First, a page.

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Compound Interest

Growth and Depreciation

Sukhiram is the sarpanch of a village and is very good at mathematics. The current population of his village is 18550. From the record of past years, he observed that the population of the village is increasing at the rate of 4% per year. On the basis of the current growth rate, he wants to know the population of the village after 2 years. How can he do so?

Actually, it is a problem of growth (or appreciation). If he knows the formula, then he can easily find out what he wants to know.

Let us understand the formula that should be used here.

The growth per unit time is called the rate of growth.

Currently, the population of the village is increasing at the rate of 4% every year.

This means that in a year the population increases by 4% of the previous population. Hence, the rate of growth is 4% and is denoted by r.

r = 4%

If V0 is the current measure of quantity and V is the measure of quantity after n years, then This is the relation between the current measure of a quantity and the measure of a quantity after n years.

On using this formula, we can find the population of the village after two years. Let us see how.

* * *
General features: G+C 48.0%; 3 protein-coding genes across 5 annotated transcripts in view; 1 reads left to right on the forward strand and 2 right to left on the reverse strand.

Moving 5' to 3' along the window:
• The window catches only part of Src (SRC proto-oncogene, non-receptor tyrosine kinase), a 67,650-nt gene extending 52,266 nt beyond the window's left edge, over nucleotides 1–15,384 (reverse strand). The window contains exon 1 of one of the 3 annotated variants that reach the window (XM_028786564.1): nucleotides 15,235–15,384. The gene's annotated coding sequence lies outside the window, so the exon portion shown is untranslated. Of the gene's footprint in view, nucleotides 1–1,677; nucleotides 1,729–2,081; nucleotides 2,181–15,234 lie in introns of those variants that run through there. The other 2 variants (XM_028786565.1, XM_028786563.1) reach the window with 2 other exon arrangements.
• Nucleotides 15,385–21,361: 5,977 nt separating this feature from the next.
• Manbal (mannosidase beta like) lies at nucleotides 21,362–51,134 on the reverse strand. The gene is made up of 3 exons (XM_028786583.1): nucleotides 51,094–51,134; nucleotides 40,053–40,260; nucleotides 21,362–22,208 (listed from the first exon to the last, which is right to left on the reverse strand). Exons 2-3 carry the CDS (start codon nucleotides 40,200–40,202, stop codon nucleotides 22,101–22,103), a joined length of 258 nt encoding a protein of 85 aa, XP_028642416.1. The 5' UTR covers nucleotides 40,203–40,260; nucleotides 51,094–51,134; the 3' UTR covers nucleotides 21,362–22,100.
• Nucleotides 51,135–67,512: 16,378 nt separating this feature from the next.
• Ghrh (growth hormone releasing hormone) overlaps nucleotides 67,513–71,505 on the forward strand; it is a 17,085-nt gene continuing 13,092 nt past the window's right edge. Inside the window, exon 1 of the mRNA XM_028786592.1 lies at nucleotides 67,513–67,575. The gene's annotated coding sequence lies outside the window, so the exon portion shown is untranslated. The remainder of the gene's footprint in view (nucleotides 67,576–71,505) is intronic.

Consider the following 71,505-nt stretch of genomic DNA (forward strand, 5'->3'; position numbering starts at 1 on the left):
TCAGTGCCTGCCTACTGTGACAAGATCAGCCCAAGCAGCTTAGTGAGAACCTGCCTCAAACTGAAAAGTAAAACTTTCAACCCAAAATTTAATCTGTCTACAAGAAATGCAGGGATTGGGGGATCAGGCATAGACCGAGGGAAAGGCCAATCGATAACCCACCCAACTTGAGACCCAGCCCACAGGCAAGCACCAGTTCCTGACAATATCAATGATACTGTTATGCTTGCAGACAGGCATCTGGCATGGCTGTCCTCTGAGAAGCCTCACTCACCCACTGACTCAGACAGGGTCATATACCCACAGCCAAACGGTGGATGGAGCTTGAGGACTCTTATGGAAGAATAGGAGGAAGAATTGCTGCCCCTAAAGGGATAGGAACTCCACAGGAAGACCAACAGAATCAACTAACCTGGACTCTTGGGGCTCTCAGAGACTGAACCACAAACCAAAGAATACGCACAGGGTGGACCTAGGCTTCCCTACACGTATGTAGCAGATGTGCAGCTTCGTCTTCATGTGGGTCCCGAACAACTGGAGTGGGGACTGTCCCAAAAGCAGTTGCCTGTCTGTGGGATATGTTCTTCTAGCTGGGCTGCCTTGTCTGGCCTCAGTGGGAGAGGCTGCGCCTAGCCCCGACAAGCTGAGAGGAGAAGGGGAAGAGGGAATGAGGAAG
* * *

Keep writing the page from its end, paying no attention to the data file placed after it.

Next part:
In the given example,

r = 4%

V0 = 18550

n = 2

On substituting these values in equation (i), we obtain The population of the village cannot be in decimals. Hence,

V = 20064 (approximately)

In our daily lives, we come across several things that grow. For example: Population of a city or village, prices of goods, height or weight of children etc.

On the other hand, the value of machines or vehicles decreases with time.

The decrease in value per unit time is called rate of depreciation.

If the rate of depreciation is constant, then we have the following formula: Here, r is the rate of depreciation per year; V0 is the current value and V is the value after n years.

When a quantity increases in the first year at the rate of , then decreases at the rate of in the second year and then increases at the rate of in the third year, then the formula is Here, V0…

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